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Precautions while using Securing Email
Take precautions when using Gmail or any other email service.
1. Securing your email
There are a few important steps that you can take in order to increase the security of your email communication. The first is to make sure that only the person to whom you send a given message is able to read it. This is discussed in the Keeping your webmail private and Switching to a more secure emailaccount sections, below. Going beyond the basics, it is sometimes critical that your email contacts have the ability to verify that a particular message truly came from you and not from someone who might be attempting to impersonate you. One way to accomplish this is described under Advanced email security, in the Encrypting and authenticating individual email messages section. You should also know what to do if you think the privacy of your email account may have been violated. The Tips on responding to suspected email surveillance section addresses this question.
2. Keeping your webmail private
The Internet is an open network through which information typically travels in a readable format. If a normal email message is intercepted on the way to a recipient, its contents can be read quite easily. And, because the Internet is just one large, worldwide network that relies on intermediary computers to direct traffic, many different people may have the opportunity to intercept a message in this way. Your Internet Service Provider ISP is the first recipient of an email message as it begins its journey to the recipient. Similarly, the recipient s ISP is the last stop for your message before it is delivered. Unless you take certain precautions, your messages can be read or tampered with at either of these points, or anywhere in between.
3. Additional tips on improving your email security
Always use caution when opening email attachments that you are not expecting,In addition to protecting passwords and financial transactions, this type of encryption is perfect for securing your webmail. However, many webmail providers do not offer secure access, and others require that you enable it explicitly, either by setting a preference or by typing in the HTTPS manually. You should always make sure that your connection is secure before logging in, reading your email, or sending a message.
4. Switching to a more secure email account
Few webmail providers offer SSL access to your email. Yahoo and Hotmail, for instance, provide a secure connection only while you log in, to protect your password, but your messages themselves are sent and received insecurely. In addition, Yahoo, Hotmail and some other free webmail providers insert the IP address of the computer you are using into all of the messages you send.
5. Gmail accounts
Gmail accounts, on the other hand, use a secure connection during log-in and all the way until you log out. You can confirm this along the way by looking at the address bar and observing the URL starting with https , where the s denotes a secure connection. And, unlike Yahoo or Hotmail, Gmail avoids revealing your IP address to email recipients. However, it is not recommend that you rely entirely on Google for the confidentiality of your sensitive email communication. Google scans and emails like this, you should ensure that your anti-virus software is up to date and pay close attention to any warnings displayed by your browser or email program.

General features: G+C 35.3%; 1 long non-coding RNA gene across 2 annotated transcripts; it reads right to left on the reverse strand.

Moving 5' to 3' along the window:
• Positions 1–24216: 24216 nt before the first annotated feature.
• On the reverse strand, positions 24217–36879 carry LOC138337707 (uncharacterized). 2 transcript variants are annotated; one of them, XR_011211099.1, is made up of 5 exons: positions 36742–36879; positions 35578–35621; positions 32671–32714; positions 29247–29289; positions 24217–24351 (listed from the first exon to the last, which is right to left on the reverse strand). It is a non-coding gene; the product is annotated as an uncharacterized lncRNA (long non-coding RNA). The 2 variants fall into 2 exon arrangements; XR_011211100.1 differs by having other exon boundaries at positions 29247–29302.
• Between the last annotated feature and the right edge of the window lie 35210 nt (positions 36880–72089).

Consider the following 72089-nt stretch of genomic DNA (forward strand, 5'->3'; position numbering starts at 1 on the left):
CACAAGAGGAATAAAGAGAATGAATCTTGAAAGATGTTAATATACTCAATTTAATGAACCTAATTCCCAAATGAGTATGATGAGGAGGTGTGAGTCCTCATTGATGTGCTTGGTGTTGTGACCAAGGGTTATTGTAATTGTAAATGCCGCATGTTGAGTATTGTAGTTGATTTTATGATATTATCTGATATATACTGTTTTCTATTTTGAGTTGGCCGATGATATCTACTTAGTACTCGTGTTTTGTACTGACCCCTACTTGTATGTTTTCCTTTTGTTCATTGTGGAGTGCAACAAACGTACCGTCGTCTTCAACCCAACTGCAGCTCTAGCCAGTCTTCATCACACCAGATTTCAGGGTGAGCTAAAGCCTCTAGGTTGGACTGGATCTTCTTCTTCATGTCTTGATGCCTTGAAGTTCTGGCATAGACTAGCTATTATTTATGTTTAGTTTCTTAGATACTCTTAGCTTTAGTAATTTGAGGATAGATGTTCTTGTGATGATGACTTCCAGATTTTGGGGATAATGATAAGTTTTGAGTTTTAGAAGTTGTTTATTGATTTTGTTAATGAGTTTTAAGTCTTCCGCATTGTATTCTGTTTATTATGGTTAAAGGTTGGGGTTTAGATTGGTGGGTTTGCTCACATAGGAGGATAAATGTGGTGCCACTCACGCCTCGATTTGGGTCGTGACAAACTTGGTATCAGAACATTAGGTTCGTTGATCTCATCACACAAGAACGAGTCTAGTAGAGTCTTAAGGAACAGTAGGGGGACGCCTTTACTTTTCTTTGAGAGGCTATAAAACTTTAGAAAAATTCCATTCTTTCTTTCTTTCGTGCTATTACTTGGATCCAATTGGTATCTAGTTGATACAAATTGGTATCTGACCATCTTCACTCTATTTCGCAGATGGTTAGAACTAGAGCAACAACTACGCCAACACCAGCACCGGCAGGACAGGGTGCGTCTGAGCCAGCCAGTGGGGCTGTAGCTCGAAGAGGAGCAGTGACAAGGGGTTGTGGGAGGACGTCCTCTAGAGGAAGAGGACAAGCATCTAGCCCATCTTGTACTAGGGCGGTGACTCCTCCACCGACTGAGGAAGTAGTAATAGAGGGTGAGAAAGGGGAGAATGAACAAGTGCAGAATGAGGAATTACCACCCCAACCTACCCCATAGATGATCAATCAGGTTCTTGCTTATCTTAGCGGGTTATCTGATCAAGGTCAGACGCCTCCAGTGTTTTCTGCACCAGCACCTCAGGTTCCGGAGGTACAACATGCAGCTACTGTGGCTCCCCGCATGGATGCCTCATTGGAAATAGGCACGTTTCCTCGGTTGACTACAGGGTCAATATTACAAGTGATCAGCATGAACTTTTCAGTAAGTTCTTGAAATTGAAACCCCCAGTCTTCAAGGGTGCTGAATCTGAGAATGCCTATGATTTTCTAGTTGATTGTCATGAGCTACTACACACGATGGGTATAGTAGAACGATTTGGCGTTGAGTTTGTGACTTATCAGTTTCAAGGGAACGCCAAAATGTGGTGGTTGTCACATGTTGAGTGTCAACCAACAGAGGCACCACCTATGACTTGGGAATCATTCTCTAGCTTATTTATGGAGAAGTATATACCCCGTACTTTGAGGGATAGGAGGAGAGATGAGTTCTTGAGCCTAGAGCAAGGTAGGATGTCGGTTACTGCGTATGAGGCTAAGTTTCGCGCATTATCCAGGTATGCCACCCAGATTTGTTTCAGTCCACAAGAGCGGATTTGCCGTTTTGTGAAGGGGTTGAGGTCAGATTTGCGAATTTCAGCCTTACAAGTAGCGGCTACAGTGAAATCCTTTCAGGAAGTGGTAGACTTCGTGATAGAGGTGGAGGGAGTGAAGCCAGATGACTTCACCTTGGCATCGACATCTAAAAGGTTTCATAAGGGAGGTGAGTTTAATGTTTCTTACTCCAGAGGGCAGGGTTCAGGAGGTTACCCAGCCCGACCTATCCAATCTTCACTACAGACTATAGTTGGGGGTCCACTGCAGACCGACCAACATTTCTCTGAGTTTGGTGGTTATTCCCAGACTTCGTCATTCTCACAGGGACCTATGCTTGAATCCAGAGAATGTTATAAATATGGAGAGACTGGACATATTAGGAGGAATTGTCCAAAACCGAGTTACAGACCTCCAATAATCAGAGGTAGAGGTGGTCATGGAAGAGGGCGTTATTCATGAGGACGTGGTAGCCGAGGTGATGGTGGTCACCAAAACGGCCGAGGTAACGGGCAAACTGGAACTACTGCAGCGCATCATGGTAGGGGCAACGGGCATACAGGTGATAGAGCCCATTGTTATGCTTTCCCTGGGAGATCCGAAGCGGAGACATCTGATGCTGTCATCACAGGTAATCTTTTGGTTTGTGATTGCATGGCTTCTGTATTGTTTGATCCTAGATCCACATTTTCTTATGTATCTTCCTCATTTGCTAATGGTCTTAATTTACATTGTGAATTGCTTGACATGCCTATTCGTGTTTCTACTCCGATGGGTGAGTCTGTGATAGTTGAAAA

6. When creating an account
When creating an account that you intend to use while remaining anonymous from your own email recipients, or from public forums to which you might post messages by email, you must be careful not to register a username or Full Name that is related to your personal or professional life. In such cases, it is also important that you avoid using Hotmail, Yahoo, or any other webmail provider that includes yourIP address in the messages you send.
At the very least your password should consist of a jumble of letters and numbers. It should not be a word. There are a few important steps that you can take in order to increase the security of your email communication. The first is to make sure that only the person to whom you send a given message is able to read it. This is discussed in the Keeping your webmail private and Switching to a more secure emailaccount sections, below. Going beyond the basics, it is sometimes critical that your email contacts have the ability to verify that a particular message truly came from you and not from someone who might be attempting to impersonate you. One way to accomplish this is described under Advanced email security, in the Encrypting and authenticating individual email messages section.
8. Common sense
Do not click on a web link contained in an email even if the email is from your mom. It s a common way that hackers use to infect your machine. The link can take you to a site that downloads a program to your computer giving the hacker access to your email account.
9. Wide open computers
I find it incredible that many people have no protection at all against viruses, spyware and other malware. It s like driving a car that has no brakes. And there are plenty of excellent programs out there that do a fine job and yet don t cost a penny.
10. Nave users
While browsing the web they see an offer that seems too good to be true, or a contest that sounds like it would be fun, or a new game to play online. So they click on the button and allow software to be downloaded to their machine. What a deal. Not only do they get to enter a contest or play a game, they get hacked.
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